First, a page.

Examining The Invisible Man's Twisted Ending (Spoilers)

Examining The Invisible Man's Twisted Ending (Spoilers)

Horrorific content by Brian B. on May 17th, 2020 | Horror News |

Science Fiction writers have an eerie way of predicting the future and portraying our worst tendencies. Take H.G. Wells The Invisible Man. In both the classic story and the 2020 The Invisible Man remake, the ability to turn invisible (and thus anonymous) enables the “invisible man” to embrace his most barbaric nature. In both the original story and the 2020 retelling the Invisible man commits murder and other crimes, hidden for a time by his invisibility.

Of course, people can’t currently become invisible. However, people online can be anonymous. And in some cases, this anonymity has allowed people to express their worst-selves. Racism, bigotry, and bullying have become sadly common online, with people often hiding behind assumed names and identities.

 

SPOILERS in 3… 2… 1…

In Universal’s Invisible Man (2020), optics expert and wealthy businessman Adrian Griffin takes things even further. Even before turning invisible, Adrian abuses his girlfriend, Cecilia Kass. Ultimately, Kass decides to abandon her relationship and drugs Adrian so she can escape with her sister.

Later, Adrian apparently commits suicide but leaves Cecilia $5 million in his will. Adrian’s lawyer brother handles the estate and Cecilia tries to move on with her life. Only, strange things begin happening. The front door is left open, the lights flicker on and off, and it seems as if Cecilia is being haunted by a ghost. Of course, it’s no ghost but instead an “invisible man.”

Cecilia quickly suspects that Adrian faked his death and is using his optics expertise to turn invisible and is now torturing her. She eventually finds Adrian’s phone in the attic, seeming to confirm her suspicions. She confronts the invisible man and dumps paint on him. After a struggle, Cecilia flees. Back at Adrian’s mansion, she discovers an invisibility suit and is attacked yet again by an invisible person.

More attacks occur and Cecilia finds out that Adrian’s abuse went even deeper than she realized. Adrian had tampered with her birth control pills and she’s now pregnant. Adrian promises not to hurt her, but if she doesn’t mend her relationship with him, he’ll start killing the ones she loves.

This brings us to the dramatic and perhaps controversial ending.  During another confrontation, Cecilia manages to shoot the invisible man. Pulling off his mask, she finds not Adrian but instead his brother Tom. Adrian is found alive and tied up at his house.

A seemingly regretful Adrian tries to repair his relationship with Cecilia. He claims that being held hostage has forced him to rethink how he treated her. Cecilia seemingly agrees to restart their relationship but only if Adrian confesses. Adrian refuses to do so, sticking to his claim that Tom was behind it all.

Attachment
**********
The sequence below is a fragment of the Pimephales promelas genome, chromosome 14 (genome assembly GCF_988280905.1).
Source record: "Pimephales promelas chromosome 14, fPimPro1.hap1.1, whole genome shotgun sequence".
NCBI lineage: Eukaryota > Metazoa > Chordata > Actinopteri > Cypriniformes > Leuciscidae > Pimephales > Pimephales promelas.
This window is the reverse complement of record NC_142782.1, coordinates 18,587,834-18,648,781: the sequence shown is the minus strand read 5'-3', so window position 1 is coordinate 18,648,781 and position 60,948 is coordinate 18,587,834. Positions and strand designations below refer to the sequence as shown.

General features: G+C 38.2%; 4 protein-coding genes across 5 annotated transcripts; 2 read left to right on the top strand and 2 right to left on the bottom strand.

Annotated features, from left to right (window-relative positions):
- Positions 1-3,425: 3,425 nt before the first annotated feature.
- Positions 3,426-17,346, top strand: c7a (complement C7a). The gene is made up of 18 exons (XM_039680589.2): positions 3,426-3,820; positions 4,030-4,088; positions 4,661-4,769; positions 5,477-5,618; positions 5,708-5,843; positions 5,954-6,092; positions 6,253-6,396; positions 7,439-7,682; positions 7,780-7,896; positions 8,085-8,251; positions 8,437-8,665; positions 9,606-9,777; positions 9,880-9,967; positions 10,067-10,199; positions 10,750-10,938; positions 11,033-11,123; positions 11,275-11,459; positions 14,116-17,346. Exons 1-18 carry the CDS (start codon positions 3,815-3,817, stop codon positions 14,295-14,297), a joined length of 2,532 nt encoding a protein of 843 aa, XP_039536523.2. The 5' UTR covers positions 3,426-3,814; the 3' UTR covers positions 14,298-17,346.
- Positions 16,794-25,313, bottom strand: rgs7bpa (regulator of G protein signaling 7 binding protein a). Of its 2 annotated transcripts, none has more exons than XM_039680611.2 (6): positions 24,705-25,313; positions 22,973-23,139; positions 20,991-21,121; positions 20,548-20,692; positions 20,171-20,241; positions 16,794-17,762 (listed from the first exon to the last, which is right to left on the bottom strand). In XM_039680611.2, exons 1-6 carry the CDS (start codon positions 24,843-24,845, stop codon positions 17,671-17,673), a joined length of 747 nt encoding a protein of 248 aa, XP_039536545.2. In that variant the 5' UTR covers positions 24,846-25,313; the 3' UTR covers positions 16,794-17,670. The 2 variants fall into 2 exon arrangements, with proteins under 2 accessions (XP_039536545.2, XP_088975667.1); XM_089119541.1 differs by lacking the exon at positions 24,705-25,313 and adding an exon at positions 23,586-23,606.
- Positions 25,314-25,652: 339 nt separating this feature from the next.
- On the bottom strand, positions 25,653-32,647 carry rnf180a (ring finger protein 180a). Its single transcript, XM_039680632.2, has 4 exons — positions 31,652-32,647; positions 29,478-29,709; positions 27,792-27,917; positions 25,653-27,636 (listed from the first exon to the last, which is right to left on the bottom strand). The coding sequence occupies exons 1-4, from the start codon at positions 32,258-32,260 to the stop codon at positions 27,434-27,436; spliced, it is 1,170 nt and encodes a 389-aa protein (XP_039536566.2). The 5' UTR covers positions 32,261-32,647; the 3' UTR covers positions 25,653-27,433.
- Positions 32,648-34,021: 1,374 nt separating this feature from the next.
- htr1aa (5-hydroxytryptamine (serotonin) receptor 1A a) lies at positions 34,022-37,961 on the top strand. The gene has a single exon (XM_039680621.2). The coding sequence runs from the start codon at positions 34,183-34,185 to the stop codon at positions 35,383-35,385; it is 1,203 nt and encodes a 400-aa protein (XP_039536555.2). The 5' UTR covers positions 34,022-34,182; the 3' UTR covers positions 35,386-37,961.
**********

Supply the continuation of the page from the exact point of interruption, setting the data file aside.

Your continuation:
Cecilia breaks down and Adrian tries to comfort her, but he uses similar words that the Invisible Man had spoken to her earlier. Cecilia retreats to the bathroom. Then, on camera, Adrian seemingly commits suicide.

Only, the audience hears Cecilia taunting Adrian and discovers that she used an invisibility suit herself to kill him and stage a suicide.

What are we supposed to make of this? Throughout much of the film, the invisible man’s torturing of Cecilia offers an allegory for an abusive relationship. Cecilia’s life is turned upside, those around her are hurt, and even though she’s left Adrian, she still feels the effects of his abuse.

Then comes the ending. Who are we supposed to believe? Adrian seems to be gaslighting her, but he does have an alibi. Was Cecilia right to kill him? Adrian continues to act like an abuser, refusing to accept blame, gaslighting Cecilia, and otherwise seems on track to continue his abuse… if Cecilia accepts it.

Only, she doesn’t. Cecilia enacts her revenge. But does Cecilia “win”? That’s a more difficult question to answer. At the start of the movie, Cecilia is a kind, happy individual. Adrian’s abuse grinds her down, and in the final moments of the film, the prey becomes the hunter. It’s fair to question if this is liberation, however, or a sign that Cecilia has become completely broken.

Want to take a deeper dive? Check out the full Ending Explained video by FoundFlix below.

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